The conversation about integrating public schools is one in which we should all actively engage–and the DCSC has.
However, recent conversations on this topic reference two lines of thinking in need of some serious reframing: 1. That charter schools grossly exacerbate segregation and/or that 2. Integration is not a worthwhile pursuit.
These lines of thinking make harmful assumptions and, perhaps more alarmingly, exclude the most integral components of the discussion related to diversity. The underlying assumption about segregated schools that needs to be called out is this: that black and brown children’s ability to learn and thrive is linked to their proximity to white children.
It seems that: 1) Black/Brown students = at risk students; 2) Black/Brown students = poor students; i.e. Black/Brown students are the ones that need help. The help is seen as white students. The answer of how to solve the question of segregation seems to be: 1) We entice white kids to a predominately black/brown school; OR 2) We bring black/brown kids to a predominately white school. And by engaging in either of these two strategies, we can overcome the problem of segregation and the lives of these black/brown students are made better.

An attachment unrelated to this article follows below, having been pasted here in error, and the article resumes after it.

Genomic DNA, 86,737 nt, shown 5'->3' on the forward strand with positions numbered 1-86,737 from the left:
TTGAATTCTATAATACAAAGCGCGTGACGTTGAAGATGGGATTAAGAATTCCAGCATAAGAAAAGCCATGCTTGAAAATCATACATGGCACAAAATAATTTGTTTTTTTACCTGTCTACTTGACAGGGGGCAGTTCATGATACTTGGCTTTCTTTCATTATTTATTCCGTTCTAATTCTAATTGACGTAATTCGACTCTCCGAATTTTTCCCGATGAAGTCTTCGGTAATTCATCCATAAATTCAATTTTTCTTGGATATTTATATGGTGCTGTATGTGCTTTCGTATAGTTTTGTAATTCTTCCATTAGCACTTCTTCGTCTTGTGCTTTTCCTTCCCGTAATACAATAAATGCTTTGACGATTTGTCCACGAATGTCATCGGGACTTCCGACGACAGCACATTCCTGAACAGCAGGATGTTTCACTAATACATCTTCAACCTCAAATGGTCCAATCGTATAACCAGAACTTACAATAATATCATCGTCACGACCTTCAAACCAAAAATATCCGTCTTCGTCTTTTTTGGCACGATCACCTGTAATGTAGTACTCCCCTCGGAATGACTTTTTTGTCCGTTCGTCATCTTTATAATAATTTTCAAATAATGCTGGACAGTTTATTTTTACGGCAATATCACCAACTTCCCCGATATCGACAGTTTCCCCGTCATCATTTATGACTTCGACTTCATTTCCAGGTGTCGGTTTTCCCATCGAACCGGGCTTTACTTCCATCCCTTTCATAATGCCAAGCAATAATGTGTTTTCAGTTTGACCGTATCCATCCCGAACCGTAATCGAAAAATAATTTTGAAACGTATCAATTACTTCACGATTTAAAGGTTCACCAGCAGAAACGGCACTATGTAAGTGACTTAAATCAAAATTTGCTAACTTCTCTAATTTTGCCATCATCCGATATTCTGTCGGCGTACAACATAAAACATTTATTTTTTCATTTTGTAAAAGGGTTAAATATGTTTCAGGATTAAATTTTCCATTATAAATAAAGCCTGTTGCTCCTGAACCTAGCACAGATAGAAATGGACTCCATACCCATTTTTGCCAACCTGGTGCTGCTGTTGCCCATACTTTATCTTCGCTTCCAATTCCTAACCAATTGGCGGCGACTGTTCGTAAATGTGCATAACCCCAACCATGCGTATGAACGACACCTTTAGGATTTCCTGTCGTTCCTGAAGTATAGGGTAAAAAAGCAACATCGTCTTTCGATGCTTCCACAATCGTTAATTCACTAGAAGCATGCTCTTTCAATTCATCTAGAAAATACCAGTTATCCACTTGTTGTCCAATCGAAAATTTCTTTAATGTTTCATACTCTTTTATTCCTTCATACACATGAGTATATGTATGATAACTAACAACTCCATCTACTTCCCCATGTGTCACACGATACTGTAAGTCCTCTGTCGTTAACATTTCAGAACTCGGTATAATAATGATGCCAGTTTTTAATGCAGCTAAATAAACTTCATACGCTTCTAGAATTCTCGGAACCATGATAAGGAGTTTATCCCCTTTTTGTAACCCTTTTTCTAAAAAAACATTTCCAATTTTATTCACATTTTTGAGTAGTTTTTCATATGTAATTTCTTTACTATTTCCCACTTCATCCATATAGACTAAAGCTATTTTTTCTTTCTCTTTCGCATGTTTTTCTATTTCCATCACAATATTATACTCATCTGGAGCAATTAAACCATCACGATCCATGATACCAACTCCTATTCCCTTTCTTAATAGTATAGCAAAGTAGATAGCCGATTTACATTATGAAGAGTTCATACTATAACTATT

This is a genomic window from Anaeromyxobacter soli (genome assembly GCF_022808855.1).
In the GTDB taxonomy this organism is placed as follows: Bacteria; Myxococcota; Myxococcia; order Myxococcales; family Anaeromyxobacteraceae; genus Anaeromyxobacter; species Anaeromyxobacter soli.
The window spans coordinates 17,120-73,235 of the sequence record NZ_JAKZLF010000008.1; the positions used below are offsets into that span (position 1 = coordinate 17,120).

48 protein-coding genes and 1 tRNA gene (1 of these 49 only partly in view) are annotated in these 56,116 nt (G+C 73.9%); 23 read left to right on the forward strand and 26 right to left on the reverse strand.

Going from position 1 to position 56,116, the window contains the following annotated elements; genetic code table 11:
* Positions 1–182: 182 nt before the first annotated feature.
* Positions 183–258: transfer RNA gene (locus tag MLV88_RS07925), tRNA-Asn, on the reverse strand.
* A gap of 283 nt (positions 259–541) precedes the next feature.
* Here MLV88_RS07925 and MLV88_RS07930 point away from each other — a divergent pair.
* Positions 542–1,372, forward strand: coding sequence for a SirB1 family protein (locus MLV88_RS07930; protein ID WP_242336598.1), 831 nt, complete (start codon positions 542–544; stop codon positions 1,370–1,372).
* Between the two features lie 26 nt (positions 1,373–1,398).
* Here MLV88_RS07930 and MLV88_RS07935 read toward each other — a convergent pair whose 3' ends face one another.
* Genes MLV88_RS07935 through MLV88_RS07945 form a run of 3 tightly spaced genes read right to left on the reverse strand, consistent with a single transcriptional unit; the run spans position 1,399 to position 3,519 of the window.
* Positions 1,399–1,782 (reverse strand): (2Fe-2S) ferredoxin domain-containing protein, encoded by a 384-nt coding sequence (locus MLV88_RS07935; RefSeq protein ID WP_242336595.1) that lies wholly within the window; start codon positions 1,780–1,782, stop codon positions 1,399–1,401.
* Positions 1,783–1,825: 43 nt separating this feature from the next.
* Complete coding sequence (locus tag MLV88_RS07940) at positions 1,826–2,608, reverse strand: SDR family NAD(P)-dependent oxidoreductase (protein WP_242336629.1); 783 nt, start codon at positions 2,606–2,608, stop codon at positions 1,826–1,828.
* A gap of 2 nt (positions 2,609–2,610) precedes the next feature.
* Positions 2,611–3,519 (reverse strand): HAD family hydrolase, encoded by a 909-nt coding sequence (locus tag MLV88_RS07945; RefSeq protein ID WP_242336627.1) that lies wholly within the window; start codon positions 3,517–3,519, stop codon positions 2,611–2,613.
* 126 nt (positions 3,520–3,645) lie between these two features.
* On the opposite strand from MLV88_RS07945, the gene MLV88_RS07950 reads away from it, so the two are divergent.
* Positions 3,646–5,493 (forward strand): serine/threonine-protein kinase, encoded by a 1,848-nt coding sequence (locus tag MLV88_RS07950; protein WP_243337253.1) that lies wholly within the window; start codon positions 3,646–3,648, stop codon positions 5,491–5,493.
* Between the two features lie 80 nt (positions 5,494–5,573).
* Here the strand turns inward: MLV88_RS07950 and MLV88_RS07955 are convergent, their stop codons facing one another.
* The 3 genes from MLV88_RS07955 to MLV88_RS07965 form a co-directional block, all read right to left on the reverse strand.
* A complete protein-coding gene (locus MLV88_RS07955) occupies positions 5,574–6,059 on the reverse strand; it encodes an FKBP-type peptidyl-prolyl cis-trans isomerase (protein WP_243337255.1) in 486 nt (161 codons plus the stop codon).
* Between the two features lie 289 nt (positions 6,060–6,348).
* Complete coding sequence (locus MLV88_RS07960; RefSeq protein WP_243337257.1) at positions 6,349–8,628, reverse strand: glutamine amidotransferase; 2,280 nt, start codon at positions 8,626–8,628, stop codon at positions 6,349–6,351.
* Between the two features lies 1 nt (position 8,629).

But these solutions imply that white students (and their schools) are better and blatantly suggests that not including white students makes a school somehow less. This is a disservice to both white and black/brown students. It’s magical thinking via “magical” children.
We must be mindful of the frame we are using to talk about this work. Segregation is not a black and brown problem. Black and brown students are not in need of saving. And white students are not, and have never been, their saviors.
Chris Stewart and others have iterated helpful frames of thought: namely, that the ability of black children and children of color to learn and thrive is not and should not be linked to their proximity to white children. Integration is not what will “save” our black and brown children.
The DCSC celebrates amazing schools. Those that affirm their students and actively prepare them to reach their dreams and surpass their potential. Many of these schools are schools where the student population is predominantly black or brown with a school community of black and brown leaders. We applaud and support their work.
We also know that integration, when done thoughtfully and with purpose, is a powerful tool for creating schools that affirm their students and actively prepare them to reach their dreams and surpass their potential. Integration is about providing equitable access to resources for everyone. Our schools actively engage in work where integration is about respecting, recognizing and honoring all students. It is about providing equitable access to resources for everyone, regardless of their zip codes or skin tone. As a coalition that believes and promotes diverse charter schools, this is one of our fundamental core values.
School integration is not a panacea. It is not easy work and often it’s not simple. To do this work and do it well, we must confront hard questions and ugly truths–but most importantly, we must understand that where we start the conversation is just as important as where the conversation ends.